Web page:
This multi-level bridge with an archway was built during the Ming Dynasty (1368-1644) in Longnan County, Jiangxi Province.

This zigzag bridge leads to a teahouse on the pond outside Yu Garden in Shanghai CBD.

The garden residence and the teahouse were built in the turn of the 16th century during the Ming Dynasty.


China has an enormous amount of spiritual and philosophical wisdom to offer the World.

All Things Chinese
China is destined to play a key role in creating a more civilized human world on earth. Any individuals or groups (like corporate US ruling elites and their propaganda machine) opposing this unstoppable trend will find themselves standing on the wrong side of history.

An arch bridge and two skyscrapers in Hangzhou.

In 1989, a group of bronze cattle and cattle herders were unearthed in Yellow Rive in Puzhou, Shanxi Province.

The researchers found they were inserted in the river bed in 724 during the Tang Dynasty when renovated an old bridge. Four bronze cattle along with four bronze herders, as well as 39 bronze columns, were serving as the anchors to support the suspended bridge structure.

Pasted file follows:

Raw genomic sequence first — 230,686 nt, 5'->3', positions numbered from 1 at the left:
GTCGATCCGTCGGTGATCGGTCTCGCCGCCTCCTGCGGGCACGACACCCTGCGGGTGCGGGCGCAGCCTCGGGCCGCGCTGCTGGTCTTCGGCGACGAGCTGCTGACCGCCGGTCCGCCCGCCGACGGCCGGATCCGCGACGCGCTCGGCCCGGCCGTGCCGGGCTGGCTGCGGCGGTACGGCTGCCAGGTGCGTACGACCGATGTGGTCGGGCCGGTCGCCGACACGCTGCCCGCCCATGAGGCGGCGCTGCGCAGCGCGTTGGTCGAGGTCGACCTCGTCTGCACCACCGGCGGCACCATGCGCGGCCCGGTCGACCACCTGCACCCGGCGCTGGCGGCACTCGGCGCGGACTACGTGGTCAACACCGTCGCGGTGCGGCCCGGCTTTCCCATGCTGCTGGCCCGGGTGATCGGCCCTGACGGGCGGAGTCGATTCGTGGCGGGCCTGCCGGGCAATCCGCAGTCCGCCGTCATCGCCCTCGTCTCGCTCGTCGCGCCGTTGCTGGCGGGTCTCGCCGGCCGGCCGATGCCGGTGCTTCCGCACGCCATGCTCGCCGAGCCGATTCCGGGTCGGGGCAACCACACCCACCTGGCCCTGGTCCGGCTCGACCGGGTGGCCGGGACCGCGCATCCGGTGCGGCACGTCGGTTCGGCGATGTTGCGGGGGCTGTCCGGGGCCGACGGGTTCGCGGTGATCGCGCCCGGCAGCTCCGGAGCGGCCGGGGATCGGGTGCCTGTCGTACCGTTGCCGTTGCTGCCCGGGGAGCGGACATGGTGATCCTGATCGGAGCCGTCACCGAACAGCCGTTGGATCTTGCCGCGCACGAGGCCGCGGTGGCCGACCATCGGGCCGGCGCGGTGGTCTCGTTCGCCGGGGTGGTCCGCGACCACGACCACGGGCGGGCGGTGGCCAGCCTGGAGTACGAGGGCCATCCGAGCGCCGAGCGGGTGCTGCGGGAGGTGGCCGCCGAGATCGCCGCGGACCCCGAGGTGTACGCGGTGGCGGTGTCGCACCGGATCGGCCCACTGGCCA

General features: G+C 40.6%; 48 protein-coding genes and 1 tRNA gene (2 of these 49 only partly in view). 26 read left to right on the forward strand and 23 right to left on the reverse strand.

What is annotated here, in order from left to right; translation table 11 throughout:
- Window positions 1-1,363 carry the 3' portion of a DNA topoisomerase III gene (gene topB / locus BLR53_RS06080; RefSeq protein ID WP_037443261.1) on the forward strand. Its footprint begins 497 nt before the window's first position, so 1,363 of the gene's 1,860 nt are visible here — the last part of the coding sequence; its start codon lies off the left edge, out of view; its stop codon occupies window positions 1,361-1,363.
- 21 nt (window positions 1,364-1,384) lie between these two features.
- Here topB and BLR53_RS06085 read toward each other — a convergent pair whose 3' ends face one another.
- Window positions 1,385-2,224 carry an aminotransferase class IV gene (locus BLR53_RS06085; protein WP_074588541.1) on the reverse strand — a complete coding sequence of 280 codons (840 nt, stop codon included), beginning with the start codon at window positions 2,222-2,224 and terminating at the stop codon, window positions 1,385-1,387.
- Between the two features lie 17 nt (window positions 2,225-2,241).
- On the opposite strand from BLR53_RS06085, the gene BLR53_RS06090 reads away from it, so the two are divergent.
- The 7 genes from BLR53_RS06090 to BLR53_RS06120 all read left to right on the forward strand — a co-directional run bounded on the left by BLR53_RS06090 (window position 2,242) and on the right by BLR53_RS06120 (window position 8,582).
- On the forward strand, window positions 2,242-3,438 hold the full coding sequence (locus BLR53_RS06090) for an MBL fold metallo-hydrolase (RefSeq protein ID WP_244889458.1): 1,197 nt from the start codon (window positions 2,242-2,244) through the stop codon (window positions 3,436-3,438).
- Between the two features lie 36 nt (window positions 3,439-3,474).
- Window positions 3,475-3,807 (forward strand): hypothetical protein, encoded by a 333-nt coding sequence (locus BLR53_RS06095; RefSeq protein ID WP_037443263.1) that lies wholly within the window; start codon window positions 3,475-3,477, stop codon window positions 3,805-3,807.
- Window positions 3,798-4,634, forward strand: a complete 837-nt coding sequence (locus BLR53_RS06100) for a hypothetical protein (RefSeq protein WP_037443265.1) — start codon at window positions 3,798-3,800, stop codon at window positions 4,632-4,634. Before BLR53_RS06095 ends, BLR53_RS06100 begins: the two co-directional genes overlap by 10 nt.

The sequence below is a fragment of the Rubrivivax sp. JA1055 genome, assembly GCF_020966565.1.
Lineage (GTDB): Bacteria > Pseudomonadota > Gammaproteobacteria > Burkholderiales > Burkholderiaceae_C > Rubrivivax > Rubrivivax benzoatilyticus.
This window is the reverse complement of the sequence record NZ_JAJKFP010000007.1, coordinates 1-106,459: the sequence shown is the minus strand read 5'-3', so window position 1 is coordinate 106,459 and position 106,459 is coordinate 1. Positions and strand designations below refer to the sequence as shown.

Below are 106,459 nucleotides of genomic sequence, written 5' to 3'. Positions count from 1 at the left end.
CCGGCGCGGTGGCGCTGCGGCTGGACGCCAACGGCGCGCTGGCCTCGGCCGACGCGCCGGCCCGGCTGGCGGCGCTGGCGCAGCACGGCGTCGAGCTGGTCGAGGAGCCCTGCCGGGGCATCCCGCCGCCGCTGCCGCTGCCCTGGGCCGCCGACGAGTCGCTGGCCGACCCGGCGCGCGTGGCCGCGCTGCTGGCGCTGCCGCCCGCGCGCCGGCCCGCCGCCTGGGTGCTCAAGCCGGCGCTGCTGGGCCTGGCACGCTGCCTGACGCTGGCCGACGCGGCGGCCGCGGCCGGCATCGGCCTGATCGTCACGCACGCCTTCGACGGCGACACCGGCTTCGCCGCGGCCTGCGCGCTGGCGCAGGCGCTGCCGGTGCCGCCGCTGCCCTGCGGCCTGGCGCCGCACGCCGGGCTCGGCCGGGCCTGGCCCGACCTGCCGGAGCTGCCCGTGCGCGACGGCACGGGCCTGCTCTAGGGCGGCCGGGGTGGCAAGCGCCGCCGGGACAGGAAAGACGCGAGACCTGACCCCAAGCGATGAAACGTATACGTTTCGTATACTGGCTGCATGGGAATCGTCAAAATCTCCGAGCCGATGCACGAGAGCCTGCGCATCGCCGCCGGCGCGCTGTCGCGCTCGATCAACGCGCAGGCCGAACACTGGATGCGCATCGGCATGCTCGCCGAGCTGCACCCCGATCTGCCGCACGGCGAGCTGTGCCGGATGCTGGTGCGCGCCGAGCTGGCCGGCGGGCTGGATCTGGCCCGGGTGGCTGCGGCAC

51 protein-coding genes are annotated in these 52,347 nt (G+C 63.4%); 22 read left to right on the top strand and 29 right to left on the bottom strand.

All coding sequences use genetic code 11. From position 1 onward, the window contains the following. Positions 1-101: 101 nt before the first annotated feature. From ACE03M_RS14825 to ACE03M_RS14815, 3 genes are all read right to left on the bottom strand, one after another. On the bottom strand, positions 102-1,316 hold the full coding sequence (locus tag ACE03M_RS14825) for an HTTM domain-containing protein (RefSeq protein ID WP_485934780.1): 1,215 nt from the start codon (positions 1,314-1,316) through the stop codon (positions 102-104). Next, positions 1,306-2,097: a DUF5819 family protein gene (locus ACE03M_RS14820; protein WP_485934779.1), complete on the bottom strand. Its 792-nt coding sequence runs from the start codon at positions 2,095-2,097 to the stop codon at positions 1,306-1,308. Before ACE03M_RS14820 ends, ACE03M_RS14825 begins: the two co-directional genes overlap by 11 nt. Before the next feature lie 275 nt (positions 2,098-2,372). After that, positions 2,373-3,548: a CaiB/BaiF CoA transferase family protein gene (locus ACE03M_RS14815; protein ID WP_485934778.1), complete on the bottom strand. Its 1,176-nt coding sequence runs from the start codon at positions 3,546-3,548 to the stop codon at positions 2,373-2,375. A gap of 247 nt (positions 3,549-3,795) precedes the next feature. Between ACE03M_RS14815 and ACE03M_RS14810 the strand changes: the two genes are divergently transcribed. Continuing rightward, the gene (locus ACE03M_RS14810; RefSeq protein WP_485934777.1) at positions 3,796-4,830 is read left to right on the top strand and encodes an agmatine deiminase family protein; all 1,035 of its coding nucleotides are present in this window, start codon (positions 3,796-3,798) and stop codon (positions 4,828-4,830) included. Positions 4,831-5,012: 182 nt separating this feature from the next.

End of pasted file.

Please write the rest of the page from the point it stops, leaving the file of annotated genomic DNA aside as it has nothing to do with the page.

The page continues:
Amazingly, after more than 1,000 years submerged in water, the bronze articles have not rusted at all.


25 March 2018

David Crosswell
There’s no iron in the makeup of bronze.

There might be some minor surface corrosion, because of the copper content, but that would only be from what air was in the water. The water would protect them from the air, which is where corrosion comes from. Corrosion comes from oxidation. If they were buried in the mud, that would be even better.